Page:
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Congress has new questions for Donald Trump Jr. about Moscow tower testimony

Congress investigators are planning to ask Donald Trump Jr. to return to Capitol Hill, partly to ask why he told lawmakers under oath that he knew "very little" about an agreement with Russian developers in 2016 to put the trumpet brand on a skyscraper in Moscow, told sources familiar with the case ABC News.Swedish testimony from the president's oldest son seems to interfere with testimonies from former Trump Organization lawyer Michael Cohen, who has told lawmakers in both closed and open sessions that he retained Trump Jr. and Ivanka Trump informed about the Moscow project, the sources said."Do you remember how many of these briefings it may have been?" Cohen was asked by the rep. Stephen F. Lynch, D-Mass., February 27, public hearing before the House Oversight Committee."About 1Two sources, from various congressional committees, told ABC News that the laws marked the difference between testimonies from Trump Jr. and Cohen and plan to seek clarification from Trump Jr.'s lawyer.Sources near Trump Jr. told ABC News he is standing at his testimony in September 2017 before the Senate Court Committee, where he said he was only "peripherally aware" of Moscow's summit."Most of my knowledge has been achieved when it comes to hearing about it in recent weeks," says Trump Jr., according to published transcripts.It is unclear whether or how the committees will judge Cohen's sign that he informed the president's oldest daughter, Ivanka Trump. She has not previously testified before the congress on the issue.President Donald Trump, and those close to…

Congress investigators are planning to ask Donald Trump Jr. to return to Capitol Hill, partly to ask why he told lawmakers under oath that he knew “very little” about an agreement with Russian developers in 2016 to put the trumpet brand on a skyscraper in Moscow, told sources familiar with the case ABC News.

Swedish testimony from the president’s oldest son seems to interfere with testimonies from former Trump Organization lawyer Michael Cohen, who has told lawmakers in both closed and open sessions that he retained Trump Jr. and Ivanka Trump informed about the Moscow project, the sources said.

“Do you remember how many of these briefings it may have been?” Cohen was asked by the rep. Stephen F. Lynch, D-Mass., February 27, public hearing before the House Oversight Committee.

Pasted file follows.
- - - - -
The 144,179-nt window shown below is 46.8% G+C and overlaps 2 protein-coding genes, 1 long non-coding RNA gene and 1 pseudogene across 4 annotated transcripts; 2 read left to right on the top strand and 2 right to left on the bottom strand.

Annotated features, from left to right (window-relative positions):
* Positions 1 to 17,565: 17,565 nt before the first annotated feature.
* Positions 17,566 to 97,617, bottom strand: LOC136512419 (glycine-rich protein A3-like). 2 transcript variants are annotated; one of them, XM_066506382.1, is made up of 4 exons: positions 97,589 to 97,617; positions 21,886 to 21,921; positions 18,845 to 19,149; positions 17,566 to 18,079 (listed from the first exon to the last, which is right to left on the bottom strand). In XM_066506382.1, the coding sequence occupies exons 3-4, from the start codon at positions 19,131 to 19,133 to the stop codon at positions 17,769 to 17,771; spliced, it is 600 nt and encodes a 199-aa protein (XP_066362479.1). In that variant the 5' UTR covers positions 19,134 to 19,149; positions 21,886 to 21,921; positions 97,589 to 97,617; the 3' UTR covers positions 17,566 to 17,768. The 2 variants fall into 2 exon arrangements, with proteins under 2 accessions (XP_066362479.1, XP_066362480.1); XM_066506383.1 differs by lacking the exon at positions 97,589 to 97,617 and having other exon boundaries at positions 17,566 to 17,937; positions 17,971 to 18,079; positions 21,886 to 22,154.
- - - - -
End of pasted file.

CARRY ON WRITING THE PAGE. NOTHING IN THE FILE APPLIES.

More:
“About 1

Two sources, from various congressional committees, told ABC News that the laws marked the difference between testimonies from Trump Jr. and Cohen and plan to seek clarification from Trump Jr.’s lawyer.

Sources near Trump Jr. told ABC News he is standing at his testimony in September 2017 before the Senate Court Committee, where he said he was only “peripherally aware” of Moscow’s summit.

“Most of my knowledge has been achieved when it comes to hearing about it in recent weeks,” says Trump Jr., according to published transcripts.

It is unclear whether or how the committees will judge Cohen’s sign that he informed the president’s oldest daughter, Ivanka Trump. She has not previously testified before the congress on the issue.

President Donald Trump, and those close to him, have been very critical of Cohen for weeks. The president accused him of a tweet of “lying to reduce his prison time”.

Cohen pleaded guilty to financial crimes, campaign finance crimes and lying to Congress, and he is preparing to serve a three-year prison sentence.

Legal experts told ABC News that congressional committees often ask witnesses to return if there are questions about their testimony.

“Traditionally, the Congress asks the witness to come back for the committee to face a more focused and detailed question and clarify and give more context to its previous testimony,” said Bryson Morgan, who served as the Investigation Board of the United States Representative Office for Congress Ethics from 2013 to 2015. He is now in private practice at the company Capilin and Drysdale in Washington.

Experts said it can be difficult to prove someone who wants to mislead the congress, especially when it is a person’s word against another.

“You must have others who can confirm what Michael Cohen says,” says Peter R. Zeidenberg, a former federal prosecutor, now in private practice at the Washington company Arent Fox.

Or additional evidence would be needed, he added, for example, email or text traffic involving Trump Jr. where he says he knows more about the Moscow project.

“That he was attentive – that he was interested,” said Zeidenberg.

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